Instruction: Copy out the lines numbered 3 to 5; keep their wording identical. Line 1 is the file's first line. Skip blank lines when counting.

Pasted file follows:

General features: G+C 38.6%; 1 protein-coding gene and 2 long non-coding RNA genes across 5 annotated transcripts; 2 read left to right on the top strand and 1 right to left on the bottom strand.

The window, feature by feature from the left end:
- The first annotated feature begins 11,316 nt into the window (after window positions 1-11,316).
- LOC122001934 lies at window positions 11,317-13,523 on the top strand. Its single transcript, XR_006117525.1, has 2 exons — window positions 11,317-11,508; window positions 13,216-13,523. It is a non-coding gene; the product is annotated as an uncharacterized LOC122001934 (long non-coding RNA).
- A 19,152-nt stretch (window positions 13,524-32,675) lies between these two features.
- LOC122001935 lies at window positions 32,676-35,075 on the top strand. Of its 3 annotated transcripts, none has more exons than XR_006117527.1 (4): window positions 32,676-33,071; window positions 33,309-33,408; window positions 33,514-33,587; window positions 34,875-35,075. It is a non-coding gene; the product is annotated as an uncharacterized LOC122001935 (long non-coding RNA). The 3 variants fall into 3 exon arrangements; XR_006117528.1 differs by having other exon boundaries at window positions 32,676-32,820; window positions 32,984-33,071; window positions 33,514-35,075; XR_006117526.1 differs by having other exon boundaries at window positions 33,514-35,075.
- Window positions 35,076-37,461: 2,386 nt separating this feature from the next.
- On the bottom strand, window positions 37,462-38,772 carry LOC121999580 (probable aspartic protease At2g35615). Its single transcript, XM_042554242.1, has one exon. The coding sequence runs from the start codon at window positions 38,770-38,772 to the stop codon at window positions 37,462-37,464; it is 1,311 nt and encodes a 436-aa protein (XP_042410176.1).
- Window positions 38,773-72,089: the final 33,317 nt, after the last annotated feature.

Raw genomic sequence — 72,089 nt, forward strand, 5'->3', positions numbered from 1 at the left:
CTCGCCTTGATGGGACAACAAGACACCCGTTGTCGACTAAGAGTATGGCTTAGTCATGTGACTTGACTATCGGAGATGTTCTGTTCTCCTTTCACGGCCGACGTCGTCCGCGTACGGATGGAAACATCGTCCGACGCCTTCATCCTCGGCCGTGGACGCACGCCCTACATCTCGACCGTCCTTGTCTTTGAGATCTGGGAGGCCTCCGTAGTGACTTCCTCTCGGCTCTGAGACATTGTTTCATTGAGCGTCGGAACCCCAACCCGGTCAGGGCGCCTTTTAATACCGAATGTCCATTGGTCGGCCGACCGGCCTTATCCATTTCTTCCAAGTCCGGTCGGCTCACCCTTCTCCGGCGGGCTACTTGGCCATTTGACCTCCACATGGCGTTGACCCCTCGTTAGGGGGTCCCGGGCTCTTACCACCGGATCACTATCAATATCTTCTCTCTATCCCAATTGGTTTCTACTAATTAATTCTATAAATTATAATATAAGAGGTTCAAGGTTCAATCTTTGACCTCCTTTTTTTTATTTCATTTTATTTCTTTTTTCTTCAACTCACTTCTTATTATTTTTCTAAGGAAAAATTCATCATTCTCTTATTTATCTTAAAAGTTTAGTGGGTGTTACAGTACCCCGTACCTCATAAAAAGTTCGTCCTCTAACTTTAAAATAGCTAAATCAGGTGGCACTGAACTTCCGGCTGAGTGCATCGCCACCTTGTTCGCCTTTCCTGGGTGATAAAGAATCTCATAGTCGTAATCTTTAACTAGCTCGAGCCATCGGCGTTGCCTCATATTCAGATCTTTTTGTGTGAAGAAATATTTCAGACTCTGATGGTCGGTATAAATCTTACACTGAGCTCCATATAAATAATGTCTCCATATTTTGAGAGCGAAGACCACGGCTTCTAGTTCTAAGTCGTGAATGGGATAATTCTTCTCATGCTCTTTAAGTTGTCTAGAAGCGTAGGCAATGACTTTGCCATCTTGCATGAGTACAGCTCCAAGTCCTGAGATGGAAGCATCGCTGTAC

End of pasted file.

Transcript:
- The first annotated feature begins 11,316 nt into the window (after window positions 1-11,316).
- LOC122001934 lies at window positions 11,317-13,523 on the top strand. Its single transcript, XR_006117525.1, has 2 exons — window positions 11,317-11,508; window positions 13,216-13,523. It is a non-coding gene; the product is annotated as an uncharacterized LOC122001934 (long non-coding RNA).
- A 19,152-nt stretch (window positions 13,524-32,675) lies between these two features.